Bwi Shops Must Stop Using Name 'Olympic'

July 03, 2009|By Hanah Cho | Hanah Cho,

Olympic News, one of the biggest retail operations at BWI Marshall Airport, must stop using its name after losing a trademark infringement lawsuit filed by the U.S. Olympic Committee, but the two parties are sparring over the timing of making changes to the name, signage and other promotional and advertising materials.

U.S. District Judge Deborah Chasanow ruled in May that the use of Olympic News is unauthorized and violates federal law that grants the Olympic Committee exclusive right to the word Olympic and symbols associated with the games. Olympic Committee officials called the decision a "solid victory" for the group and its athletes.

The Olympic Committee sued Olympic News and its parent, Olympic Supply Inc., based in Prince George's County, in February 2008. Olympic Supply has used its name since 1991.

Olympic News operates five stores at BWI. Sandy Roberts, who runs Olympic News, did not return calls seeking comment. Under the agreement between the parties, Olympic Supply will stop using Olympic in its retail and corporate names and destroy any promotional materials using the word, according to court documents filed this week.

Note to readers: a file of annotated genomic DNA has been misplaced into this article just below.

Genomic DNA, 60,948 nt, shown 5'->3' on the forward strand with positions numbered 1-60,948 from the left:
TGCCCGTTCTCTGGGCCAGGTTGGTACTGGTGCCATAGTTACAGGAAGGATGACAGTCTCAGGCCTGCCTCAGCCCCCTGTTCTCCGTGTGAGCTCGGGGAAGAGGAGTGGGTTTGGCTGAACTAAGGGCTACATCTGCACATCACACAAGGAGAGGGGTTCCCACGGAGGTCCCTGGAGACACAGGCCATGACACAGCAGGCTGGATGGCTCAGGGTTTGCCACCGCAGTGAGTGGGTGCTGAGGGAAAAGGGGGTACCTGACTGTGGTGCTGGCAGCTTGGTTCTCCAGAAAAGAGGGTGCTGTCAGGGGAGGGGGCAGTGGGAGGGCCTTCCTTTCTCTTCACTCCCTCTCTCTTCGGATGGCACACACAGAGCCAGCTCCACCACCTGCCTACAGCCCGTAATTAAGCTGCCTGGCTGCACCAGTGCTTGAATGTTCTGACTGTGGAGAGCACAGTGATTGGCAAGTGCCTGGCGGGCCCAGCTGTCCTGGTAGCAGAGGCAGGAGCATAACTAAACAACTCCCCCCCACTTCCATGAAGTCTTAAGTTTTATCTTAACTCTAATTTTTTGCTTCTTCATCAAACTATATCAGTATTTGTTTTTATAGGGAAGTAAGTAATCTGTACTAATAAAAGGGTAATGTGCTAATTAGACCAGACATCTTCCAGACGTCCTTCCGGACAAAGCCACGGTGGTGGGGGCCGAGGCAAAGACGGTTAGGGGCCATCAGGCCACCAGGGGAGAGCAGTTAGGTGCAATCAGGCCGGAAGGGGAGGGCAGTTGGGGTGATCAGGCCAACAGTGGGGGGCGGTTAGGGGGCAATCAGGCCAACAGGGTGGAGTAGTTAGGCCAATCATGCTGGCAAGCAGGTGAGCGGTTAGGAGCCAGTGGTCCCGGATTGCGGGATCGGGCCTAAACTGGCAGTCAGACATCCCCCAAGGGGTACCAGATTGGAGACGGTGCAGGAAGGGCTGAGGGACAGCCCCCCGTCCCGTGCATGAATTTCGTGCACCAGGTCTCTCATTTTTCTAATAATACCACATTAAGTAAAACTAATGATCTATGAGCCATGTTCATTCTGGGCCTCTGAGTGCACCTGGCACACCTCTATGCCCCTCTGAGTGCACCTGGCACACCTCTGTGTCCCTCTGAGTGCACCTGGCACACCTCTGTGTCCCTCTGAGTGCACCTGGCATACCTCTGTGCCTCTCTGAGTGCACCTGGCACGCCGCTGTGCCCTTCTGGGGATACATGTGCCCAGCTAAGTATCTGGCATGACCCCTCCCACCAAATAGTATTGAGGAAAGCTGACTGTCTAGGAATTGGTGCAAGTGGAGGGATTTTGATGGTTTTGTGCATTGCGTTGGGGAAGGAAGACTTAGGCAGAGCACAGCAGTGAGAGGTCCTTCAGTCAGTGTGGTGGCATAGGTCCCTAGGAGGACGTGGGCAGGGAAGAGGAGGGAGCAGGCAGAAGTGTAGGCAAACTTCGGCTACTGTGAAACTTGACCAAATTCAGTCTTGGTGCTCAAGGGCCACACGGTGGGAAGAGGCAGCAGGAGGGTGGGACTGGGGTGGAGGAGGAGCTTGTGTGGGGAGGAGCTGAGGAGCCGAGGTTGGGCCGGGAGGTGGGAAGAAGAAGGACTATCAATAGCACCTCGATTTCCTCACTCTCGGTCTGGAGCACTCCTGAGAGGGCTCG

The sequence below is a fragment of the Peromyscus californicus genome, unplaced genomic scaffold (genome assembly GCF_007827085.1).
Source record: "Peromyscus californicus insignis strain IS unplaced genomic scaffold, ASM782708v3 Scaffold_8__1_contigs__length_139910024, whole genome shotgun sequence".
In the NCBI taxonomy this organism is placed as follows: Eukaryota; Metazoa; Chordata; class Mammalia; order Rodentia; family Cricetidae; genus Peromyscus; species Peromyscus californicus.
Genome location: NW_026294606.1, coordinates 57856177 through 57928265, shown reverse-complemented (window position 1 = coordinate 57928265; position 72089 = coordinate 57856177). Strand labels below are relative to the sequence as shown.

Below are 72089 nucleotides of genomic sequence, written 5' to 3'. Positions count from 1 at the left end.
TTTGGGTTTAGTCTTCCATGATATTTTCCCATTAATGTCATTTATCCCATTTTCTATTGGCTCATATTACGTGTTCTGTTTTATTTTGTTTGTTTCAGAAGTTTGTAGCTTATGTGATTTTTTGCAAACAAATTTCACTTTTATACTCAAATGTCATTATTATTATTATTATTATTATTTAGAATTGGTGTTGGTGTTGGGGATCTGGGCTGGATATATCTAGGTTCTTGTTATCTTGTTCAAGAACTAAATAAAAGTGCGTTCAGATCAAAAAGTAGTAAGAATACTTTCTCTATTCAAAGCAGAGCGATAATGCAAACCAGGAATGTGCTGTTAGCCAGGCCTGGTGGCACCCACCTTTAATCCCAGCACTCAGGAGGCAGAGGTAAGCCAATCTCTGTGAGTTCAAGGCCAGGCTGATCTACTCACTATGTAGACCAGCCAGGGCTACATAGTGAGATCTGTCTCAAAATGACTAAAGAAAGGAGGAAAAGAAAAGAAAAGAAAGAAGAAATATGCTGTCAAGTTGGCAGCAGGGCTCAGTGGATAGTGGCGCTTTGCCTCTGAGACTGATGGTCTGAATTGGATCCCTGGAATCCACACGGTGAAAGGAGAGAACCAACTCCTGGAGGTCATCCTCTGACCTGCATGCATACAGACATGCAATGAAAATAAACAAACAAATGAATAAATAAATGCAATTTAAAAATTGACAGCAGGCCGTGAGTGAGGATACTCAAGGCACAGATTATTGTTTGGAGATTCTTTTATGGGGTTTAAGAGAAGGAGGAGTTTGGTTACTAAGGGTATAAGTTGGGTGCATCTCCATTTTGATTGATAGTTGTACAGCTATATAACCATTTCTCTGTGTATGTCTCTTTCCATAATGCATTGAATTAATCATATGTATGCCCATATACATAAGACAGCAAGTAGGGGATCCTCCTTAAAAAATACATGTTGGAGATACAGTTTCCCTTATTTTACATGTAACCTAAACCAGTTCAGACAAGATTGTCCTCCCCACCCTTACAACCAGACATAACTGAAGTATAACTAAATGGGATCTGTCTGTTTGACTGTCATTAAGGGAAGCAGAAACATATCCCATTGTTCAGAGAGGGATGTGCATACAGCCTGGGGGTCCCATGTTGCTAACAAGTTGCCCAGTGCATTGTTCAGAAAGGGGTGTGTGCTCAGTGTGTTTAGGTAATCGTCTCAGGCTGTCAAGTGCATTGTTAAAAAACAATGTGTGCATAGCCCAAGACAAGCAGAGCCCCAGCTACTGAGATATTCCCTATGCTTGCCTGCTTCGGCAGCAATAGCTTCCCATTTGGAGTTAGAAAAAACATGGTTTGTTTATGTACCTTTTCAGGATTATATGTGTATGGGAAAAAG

Olympic Supply has asked the court for sufficient time to make such changes and absorb the costs, estimated to be nearly $97,000. It has proposed 45 days to determine a new trade name, change its name on its Web site and order new uniforms for employees, while allowing a "transitional period of one year to change all other uses" of its name, according to court filings.

The Olympic Committee has objected to the one-year period, arguing that Olympic Supply is seeking court approval to violate federal law for another year. It asks the court to deny Olympic Supply's request.

Rana Dershowitz, the USOC's chief of legal and government affairs, said the Olympic Committee reached out to the retailer three years ago to obtain an amicable settlement without success.

Many such cases are resolved without a court fight because businesses are not aware of the protection given to the word Olympic under federal law.

But in the case of Olympic News, "they knew Olympic is protected under federal law," Dershowitz said. "They should not be awarded for dragging this out for three years and have another year to transition."

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